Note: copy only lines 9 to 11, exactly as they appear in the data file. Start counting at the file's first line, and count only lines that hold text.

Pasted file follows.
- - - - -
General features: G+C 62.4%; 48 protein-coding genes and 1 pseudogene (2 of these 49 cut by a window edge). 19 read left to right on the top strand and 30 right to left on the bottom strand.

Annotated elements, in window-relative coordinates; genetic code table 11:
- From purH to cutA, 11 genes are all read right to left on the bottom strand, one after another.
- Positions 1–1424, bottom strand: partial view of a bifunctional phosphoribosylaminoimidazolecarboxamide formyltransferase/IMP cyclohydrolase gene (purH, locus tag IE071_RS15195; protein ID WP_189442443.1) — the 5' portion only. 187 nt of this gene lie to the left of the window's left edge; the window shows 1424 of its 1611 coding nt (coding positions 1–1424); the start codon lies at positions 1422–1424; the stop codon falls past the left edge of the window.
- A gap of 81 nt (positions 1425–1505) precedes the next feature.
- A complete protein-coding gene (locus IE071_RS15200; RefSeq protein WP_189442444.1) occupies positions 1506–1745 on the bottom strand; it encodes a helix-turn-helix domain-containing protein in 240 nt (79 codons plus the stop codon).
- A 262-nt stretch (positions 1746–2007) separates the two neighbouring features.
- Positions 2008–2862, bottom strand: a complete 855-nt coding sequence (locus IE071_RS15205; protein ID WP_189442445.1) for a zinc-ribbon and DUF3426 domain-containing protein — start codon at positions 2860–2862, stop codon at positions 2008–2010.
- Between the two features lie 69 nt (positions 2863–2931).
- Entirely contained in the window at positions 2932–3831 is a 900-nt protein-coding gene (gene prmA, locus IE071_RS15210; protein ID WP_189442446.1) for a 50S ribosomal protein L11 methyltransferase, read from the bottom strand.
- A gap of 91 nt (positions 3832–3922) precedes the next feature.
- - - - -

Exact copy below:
- Between the two features lie 69 nt (positions 2863–2931).
- Entirely contained in the window at positions 2932–3831 is a 900-nt protein-coding gene (gene prmA, locus IE071_RS15210; protein ID WP_189442446.1) for a 50S ribosomal protein L11 methyltransferase, read from the bottom strand.
- A gap of 91 nt (positions 3832–3922) precedes the next feature.